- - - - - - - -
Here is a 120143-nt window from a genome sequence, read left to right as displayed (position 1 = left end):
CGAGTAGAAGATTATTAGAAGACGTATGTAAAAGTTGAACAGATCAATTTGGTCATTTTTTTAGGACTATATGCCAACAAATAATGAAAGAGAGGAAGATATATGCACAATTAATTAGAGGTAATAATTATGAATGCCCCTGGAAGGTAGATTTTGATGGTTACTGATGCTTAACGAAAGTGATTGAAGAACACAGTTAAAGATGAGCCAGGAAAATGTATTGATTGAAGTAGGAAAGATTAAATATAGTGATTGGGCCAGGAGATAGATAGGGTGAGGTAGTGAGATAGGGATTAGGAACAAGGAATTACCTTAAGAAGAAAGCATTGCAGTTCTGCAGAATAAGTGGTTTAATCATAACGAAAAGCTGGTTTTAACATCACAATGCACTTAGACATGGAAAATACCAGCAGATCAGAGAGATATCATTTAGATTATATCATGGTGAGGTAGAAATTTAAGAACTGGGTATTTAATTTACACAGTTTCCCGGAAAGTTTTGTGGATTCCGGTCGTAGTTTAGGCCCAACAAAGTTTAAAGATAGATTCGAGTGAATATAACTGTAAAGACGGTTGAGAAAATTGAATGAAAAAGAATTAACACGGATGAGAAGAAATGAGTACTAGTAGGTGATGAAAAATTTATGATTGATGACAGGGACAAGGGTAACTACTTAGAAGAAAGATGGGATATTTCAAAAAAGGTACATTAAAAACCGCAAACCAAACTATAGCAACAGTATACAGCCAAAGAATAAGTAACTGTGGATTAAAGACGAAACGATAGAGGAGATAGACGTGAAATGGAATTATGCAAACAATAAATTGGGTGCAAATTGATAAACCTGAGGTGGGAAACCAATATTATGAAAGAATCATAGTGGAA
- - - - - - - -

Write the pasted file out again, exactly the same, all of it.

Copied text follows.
Here is a 120143-nt window from a genome sequence, read left to right as displayed (position 1 = left end):
CGAGTAGAAGATTATTAGAAGACGTATGTAAAAGTTGAACAGATCAATTTGGTCATTTTTTTAGGACTATATGCCAACAAATAATGAAAGAGAGGAAGATATATGCACAATTAATTAGAGGTAATAATTATGAATGCCCCTGGAAGGTAGATTTTGATGGTTACTGATGCTTAACGAAAGTGATTGAAGAACACAGTTAAAGATGAGCCAGGAAAATGTATTGATTGAAGTAGGAAAGATTAAATATAGTGATTGGGCCAGGAGATAGATAGGGTGAGGTAGTGAGATAGGGATTAGGAACAAGGAATTACCTTAAGAAGAAAGCATTGCAGTTCTGCAGAATAAGTGGTTTAATCATAACGAAAAGCTGGTTTTAACATCACAATGCACTTAGACATGGAAAATACCAGCAGATCAGAGAGATATCATTTAGATTATATCATGGTGAGGTAGAAATTTAAGAACTGGGTATTTAATTTACACAGTTTCCCGGAAAGTTTTGTGGATTCCGGTCGTAGTTTAGGCCCAACAAAGTTTAAAGATAGATTCGAGTGAATATAACTGTAAAGACGGTTGAGAAAATTGAATGAAAAAGAATTAACACGGATGAGAAGAAATGAGTACTAGTAGGTGATGAAAAATTTATGATTGATGACAGGGACAAGGGTAACTACTTAGAAGAAAGATGGGATATTTCAAAAAAGGTACATTAAAAACCGCAAACCAAACTATAGCAACAGTATACAGCCAAAGAATAAGTAACTGTGGATTAAAGACGAAACGATAGAGGAGATAGACGTGAAATGGAATTATGCAAACAATAAATTGGGTGCAAATTGATAAACCTGAGGTGGGAAACCAATATTATGAAAGAATCATAGTGGAA